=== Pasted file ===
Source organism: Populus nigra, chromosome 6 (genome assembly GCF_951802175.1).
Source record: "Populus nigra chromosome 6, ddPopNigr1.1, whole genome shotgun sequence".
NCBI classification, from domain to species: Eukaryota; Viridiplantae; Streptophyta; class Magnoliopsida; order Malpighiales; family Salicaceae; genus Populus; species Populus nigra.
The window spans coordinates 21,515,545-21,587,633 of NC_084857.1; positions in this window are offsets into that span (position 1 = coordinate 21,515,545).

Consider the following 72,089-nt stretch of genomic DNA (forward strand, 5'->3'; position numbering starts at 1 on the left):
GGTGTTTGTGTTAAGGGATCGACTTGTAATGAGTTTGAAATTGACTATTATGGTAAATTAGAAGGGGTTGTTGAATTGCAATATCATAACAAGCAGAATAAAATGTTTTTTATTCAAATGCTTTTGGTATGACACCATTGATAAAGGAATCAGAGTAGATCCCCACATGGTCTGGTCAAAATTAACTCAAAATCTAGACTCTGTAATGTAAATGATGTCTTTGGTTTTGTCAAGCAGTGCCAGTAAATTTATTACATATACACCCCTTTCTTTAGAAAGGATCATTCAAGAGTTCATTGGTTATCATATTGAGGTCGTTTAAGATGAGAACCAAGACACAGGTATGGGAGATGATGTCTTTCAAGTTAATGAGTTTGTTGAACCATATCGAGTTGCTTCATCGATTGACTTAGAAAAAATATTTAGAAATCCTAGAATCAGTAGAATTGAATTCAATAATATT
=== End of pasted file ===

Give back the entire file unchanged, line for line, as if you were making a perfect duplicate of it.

Source organism: Populus nigra, chromosome 6 (genome assembly GCF_951802175.1).
Source record: "Populus nigra chromosome 6, ddPopNigr1.1, whole genome shotgun sequence".
NCBI classification, from domain to species: Eukaryota; Viridiplantae; Streptophyta; class Magnoliopsida; order Malpighiales; family Salicaceae; genus Populus; species Populus nigra.
The window spans coordinates 21,515,545-21,587,633 of NC_084857.1; positions in this window are offsets into that span (position 1 = coordinate 21,515,545).

Consider the following 72,089-nt stretch of genomic DNA (forward strand, 5'->3'; position numbering starts at 1 on the left):
GGTGTTTGTGTTAAGGGATCGACTTGTAATGAGTTTGAAATTGACTATTATGGTAAATTAGAAGGGGTTGTTGAATTGCAATATCATAACAAGCAGAATAAAATGTTTTTTATTCAAATGCTTTTGGTATGACACCATTGATAAAGGAATCAGAGTAGATCCCCACATGGTCTGGTCAAAATTAACTCAAAATCTAGACTCTGTAATGTAAATGATGTCTTTGGTTTTGTCAAGCAGTGCCAGTAAATTTATTACATATACACCCCTTTCTTTAGAAAGGATCATTCAAGAGTTCATTGGTTATCATATTGAGGTCGTTTAAGATGAGAACCAAGACACAGGTATGGGAGATGATGTCTTTCAAGTTAATGAGTTTGTTGAACCATATCGAGTTGCTTCATCGATTGACTTAGAAAAAATATTTAGAAATCCTAGAATCAGTAGAATTGAATTCAATAATATT